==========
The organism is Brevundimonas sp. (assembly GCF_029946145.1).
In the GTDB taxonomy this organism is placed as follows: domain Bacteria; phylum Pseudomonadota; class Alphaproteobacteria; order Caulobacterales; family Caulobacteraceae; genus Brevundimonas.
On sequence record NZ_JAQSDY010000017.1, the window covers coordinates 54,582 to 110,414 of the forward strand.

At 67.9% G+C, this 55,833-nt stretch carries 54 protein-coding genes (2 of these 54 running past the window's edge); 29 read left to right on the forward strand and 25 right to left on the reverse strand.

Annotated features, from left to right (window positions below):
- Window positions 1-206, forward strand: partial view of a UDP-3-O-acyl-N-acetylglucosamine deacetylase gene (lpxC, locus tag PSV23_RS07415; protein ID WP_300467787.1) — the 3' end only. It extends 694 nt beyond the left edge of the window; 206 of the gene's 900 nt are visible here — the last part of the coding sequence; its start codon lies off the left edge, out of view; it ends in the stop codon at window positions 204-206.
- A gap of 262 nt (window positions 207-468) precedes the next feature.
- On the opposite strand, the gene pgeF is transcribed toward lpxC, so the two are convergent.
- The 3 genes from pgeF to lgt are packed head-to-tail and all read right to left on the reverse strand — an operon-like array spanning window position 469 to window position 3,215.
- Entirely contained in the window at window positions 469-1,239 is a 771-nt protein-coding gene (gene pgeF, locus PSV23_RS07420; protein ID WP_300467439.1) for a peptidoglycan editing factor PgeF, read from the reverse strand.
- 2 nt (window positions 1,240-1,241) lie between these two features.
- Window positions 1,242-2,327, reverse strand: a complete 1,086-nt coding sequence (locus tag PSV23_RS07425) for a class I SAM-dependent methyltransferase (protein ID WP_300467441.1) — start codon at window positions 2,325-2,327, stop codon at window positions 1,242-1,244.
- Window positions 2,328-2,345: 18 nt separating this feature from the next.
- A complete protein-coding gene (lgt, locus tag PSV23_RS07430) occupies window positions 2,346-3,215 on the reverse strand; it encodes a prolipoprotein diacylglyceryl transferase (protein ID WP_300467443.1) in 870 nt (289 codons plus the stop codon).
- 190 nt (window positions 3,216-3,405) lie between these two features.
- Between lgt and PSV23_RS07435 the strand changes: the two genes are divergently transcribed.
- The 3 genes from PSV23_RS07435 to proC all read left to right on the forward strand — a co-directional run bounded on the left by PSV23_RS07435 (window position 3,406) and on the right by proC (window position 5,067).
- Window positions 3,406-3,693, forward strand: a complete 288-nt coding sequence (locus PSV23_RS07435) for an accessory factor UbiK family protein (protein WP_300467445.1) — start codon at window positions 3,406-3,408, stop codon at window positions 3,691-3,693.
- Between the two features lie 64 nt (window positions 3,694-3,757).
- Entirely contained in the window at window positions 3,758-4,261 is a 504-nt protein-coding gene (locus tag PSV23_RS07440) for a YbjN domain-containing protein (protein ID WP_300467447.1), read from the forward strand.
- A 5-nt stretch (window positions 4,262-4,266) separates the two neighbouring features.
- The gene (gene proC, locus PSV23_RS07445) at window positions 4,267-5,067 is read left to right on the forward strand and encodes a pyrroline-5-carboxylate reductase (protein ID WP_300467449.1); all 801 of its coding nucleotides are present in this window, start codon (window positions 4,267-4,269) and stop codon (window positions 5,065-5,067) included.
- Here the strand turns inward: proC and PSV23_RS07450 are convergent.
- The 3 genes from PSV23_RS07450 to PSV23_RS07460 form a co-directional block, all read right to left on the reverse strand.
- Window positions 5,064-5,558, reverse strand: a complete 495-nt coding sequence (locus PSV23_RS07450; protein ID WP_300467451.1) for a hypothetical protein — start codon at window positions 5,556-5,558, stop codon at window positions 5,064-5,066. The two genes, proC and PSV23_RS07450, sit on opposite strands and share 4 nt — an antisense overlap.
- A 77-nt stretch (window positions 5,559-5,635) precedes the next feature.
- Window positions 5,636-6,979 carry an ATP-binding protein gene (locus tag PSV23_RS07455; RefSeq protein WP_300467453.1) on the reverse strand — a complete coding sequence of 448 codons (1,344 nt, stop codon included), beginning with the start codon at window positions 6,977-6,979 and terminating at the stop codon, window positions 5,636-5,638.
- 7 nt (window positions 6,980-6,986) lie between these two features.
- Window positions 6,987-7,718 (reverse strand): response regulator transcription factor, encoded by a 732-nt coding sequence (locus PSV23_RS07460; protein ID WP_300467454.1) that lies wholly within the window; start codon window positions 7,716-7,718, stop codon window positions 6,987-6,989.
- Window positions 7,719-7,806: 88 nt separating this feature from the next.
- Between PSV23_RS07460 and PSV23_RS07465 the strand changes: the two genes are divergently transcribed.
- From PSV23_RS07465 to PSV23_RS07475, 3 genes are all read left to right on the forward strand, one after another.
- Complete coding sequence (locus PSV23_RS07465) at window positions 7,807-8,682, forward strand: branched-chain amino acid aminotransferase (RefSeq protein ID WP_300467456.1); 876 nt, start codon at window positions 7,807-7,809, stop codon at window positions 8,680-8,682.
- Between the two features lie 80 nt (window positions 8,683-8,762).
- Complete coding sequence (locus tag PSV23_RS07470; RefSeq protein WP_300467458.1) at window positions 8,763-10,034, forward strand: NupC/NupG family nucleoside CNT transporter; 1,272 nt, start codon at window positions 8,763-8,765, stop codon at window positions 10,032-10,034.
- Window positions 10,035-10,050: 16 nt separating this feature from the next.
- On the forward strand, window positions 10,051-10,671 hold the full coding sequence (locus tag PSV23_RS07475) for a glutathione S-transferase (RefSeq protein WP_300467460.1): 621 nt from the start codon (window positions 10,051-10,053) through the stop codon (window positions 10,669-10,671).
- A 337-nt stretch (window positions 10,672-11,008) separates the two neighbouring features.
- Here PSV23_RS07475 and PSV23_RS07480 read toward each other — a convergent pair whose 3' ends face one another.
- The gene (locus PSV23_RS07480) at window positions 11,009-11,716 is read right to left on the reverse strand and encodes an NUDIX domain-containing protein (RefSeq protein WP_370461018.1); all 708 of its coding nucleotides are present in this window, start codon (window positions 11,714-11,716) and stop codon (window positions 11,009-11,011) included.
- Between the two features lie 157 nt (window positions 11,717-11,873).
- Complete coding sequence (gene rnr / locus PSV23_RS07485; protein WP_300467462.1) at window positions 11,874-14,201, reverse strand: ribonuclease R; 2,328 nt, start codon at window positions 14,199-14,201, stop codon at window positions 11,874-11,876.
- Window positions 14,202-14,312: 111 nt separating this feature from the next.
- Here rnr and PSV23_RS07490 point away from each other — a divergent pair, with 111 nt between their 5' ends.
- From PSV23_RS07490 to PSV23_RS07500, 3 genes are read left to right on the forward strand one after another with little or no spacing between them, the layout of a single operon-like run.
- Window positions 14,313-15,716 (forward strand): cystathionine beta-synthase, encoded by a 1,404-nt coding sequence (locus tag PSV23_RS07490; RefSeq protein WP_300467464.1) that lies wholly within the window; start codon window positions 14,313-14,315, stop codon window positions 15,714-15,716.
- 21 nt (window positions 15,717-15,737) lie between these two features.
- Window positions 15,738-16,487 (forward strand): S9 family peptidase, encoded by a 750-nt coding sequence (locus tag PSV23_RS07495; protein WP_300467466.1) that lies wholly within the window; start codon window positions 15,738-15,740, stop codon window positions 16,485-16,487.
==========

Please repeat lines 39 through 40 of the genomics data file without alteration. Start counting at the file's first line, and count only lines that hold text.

- Here PSV23_RS07475 and PSV23_RS07480 read toward each other — a convergent pair whose 3' ends face one another.
- The gene (locus PSV23_RS07480) at window positions 11,009-11,716 is read right to left on the reverse strand and encodes an NUDIX domain-containing protein (RefSeq protein WP_370461018.1); all 708 of its coding nucleotides are present in this window, start codon (window positions 11,714-11,716) and stop codon (window positions 11,009-11,011) included.